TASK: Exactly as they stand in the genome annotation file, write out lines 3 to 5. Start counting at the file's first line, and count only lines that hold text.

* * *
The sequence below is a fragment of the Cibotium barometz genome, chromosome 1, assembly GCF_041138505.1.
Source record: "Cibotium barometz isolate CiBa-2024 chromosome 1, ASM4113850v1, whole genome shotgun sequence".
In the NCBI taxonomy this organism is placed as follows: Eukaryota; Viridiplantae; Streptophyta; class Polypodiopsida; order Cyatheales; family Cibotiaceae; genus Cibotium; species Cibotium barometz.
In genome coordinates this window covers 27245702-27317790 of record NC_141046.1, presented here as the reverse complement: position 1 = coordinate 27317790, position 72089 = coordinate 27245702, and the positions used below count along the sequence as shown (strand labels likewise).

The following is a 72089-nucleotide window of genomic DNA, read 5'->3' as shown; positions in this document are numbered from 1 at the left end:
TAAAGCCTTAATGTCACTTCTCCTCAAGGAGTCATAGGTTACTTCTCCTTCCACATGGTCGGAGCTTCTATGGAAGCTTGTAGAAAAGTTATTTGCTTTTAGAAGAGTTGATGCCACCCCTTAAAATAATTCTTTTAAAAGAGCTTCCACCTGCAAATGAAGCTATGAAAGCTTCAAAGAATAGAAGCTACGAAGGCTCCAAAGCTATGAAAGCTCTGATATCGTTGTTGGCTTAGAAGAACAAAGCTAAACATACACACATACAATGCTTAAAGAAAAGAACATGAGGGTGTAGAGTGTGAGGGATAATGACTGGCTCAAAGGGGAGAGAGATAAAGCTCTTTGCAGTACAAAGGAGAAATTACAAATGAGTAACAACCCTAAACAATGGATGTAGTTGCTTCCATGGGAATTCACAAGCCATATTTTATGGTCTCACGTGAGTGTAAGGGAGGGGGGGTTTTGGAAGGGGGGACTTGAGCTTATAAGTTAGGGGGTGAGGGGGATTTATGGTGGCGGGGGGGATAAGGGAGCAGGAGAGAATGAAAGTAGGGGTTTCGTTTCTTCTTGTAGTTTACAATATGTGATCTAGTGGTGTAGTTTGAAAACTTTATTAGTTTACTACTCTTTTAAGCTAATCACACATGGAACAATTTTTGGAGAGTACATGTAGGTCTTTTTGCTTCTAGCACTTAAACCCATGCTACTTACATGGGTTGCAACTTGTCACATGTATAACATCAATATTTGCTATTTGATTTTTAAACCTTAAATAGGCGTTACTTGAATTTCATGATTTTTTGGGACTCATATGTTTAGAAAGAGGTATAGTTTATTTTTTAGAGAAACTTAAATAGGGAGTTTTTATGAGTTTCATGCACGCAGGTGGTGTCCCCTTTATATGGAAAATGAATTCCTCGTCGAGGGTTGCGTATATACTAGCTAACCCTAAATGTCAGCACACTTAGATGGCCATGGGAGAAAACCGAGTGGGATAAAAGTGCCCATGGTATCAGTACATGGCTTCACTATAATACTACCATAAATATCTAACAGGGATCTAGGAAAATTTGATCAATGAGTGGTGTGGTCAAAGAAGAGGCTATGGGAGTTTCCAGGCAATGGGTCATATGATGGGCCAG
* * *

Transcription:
In the NCBI taxonomy this organism is placed as follows: Eukaryota; Viridiplantae; Streptophyta; class Polypodiopsida; order Cyatheales; family Cibotiaceae; genus Cibotium; species Cibotium barometz.
In genome coordinates this window covers 27245702-27317790 of record NC_141046.1, presented here as the reverse complement: position 1 = coordinate 27317790, position 72089 = coordinate 27245702, and the positions used below count along the sequence as shown (strand labels likewise).

The following is a 72089-nucleotide window of genomic DNA, read 5'->3' as shown; positions in this document are numbered from 1 at the left end: